Walking Down Spreads the Line

Dr. Ken Rietz

March 14, 2024

This is the fifth monthly commodity futures spreads commentary. In the past four issues, I have introduced the four main categories of those spreads: product, intermarket, calendar, and ratio. My plan for the next commentaries is to dive a bit deeper into those spreads, while still presenting the crack spread each time, since that seems to be the most important to you. This month I am going to look at calendar spreads again, because it illustrates a feature that is worth looking at. But first, here is the crack spread. The graph generally expresses how profitable refinery operations are likely to be.

Figure 1: The crack spread for May 2024 WTI crude oil, in USD per barrel

To remind you, a calendar spread happens when you sell a futures contract at one month and simultaneously buy a futures contract on the same commodity at a different month. Typically, you sell a near-term contract and buy a far-term contract (near and far being relative). Since the values of futures contracts change over time, the opportunity for making money exists.

We focus this month on NYMEX WTI crude, and the essential information is the price of the futures contracts. The graph of the prices of the monthly contracts is called the forward curve, available on the Fundamental Analytics platform.

Figure 2: The forward curve for NYMEX WTI crude

The typical shape of the forward curve is to go up for the first few months, and then drop. That means that the cost of futures contracts increases (called contango) and then drops (called backwardation). But this curve drops from the beginning. This does happen, of course, but it is not common. The last major backwardation was September 2023, right after crude oil was approaching $100 per barrel. It is also possible that the crude oil market goes into contango, which was the situation during the 2020 pandemic.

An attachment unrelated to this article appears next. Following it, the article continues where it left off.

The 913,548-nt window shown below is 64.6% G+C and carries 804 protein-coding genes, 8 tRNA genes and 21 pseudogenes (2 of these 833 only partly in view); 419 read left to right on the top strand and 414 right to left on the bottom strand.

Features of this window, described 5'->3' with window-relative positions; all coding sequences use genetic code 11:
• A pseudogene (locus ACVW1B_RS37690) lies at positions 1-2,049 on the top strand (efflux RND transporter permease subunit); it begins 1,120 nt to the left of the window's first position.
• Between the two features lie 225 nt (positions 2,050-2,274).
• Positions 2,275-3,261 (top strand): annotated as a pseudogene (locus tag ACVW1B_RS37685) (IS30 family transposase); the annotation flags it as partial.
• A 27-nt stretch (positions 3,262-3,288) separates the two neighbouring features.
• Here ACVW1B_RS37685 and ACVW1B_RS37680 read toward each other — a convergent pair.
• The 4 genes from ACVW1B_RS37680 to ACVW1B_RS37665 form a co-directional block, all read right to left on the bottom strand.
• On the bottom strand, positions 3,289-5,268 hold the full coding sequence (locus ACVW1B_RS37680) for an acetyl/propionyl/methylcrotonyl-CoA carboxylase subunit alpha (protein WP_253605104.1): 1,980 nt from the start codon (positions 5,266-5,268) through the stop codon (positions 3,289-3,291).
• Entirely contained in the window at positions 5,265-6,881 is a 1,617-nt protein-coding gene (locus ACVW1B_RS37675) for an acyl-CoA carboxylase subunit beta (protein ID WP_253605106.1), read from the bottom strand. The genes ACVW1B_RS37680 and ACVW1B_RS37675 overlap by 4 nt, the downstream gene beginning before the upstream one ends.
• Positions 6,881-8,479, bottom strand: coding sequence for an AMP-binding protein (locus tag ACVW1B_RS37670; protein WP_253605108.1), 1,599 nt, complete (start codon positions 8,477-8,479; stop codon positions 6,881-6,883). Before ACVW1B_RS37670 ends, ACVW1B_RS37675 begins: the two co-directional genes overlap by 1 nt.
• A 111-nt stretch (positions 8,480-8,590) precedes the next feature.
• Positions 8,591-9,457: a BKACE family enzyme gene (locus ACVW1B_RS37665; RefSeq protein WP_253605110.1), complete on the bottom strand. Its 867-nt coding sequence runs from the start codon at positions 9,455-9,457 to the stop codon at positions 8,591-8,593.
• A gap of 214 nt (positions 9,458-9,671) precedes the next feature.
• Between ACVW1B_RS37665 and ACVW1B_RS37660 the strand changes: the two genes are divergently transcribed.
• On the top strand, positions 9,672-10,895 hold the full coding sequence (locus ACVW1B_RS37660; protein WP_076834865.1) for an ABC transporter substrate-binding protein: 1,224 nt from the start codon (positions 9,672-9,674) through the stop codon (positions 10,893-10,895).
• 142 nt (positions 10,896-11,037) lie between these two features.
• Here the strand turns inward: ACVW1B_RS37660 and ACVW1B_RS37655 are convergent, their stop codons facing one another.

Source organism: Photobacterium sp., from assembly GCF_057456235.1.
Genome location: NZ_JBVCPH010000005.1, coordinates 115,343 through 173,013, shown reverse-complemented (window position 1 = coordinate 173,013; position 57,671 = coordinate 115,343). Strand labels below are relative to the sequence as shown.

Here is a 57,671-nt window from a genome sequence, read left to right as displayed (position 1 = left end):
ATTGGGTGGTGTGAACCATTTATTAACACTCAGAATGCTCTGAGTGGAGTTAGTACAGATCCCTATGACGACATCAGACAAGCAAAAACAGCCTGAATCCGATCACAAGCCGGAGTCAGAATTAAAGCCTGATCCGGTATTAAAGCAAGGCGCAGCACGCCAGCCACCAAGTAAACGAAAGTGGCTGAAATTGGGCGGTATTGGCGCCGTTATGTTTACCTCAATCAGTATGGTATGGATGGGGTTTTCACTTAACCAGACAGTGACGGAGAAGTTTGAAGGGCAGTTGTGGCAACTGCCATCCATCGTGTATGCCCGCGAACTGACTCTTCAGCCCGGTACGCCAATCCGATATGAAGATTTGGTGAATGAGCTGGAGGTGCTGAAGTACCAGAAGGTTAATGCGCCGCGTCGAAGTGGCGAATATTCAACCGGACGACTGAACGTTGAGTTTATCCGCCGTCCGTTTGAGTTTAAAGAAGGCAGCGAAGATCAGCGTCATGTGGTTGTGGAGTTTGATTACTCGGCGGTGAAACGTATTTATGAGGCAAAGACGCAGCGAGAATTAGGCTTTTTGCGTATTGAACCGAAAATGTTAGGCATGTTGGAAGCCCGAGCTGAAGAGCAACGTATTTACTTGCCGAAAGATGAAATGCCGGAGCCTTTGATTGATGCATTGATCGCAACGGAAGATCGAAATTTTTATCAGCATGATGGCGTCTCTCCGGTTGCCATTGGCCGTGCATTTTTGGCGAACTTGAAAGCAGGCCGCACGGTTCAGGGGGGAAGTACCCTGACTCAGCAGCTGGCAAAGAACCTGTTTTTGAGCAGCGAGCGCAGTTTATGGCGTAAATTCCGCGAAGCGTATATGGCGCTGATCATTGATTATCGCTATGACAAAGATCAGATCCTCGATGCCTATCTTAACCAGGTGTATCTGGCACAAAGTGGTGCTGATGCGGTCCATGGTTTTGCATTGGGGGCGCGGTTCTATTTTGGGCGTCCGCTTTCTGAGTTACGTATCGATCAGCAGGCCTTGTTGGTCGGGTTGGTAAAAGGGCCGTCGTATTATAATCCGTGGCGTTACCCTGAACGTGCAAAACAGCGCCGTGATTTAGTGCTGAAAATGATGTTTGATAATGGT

Backwardation is typically associated with bearish markets, when prices look to decrease. And conversely, contango is associated with bullish markets, when prices look to increase. But be careful to realize that a futures contract price is at best an estimation of a spot price in the future; it is not a guarantee.

Of greater interest is the reason for the backwardation in crude oil right now. (It should be noted that ICE Brent crude oil is also in backwardation.) There are numerous potential reasons. The market may expect that the US will continue to produce larger amounts of crude oil. Or they may expect that OPEC+ will slow down their reductions in oil output. Or they may see that China will slow down their imports. Anything that reduces demand or increases supply can contribute to backwardation. But a reasonable expectation is that the price of crude oil decrease in the near term. Opposing this position, the forward curve displayed above (as of end-of-day March 13) might not have sufficiently processed the just released IEA data indicating an increased overall demand (though the increased demand percentage is getting smaller) for crude oil.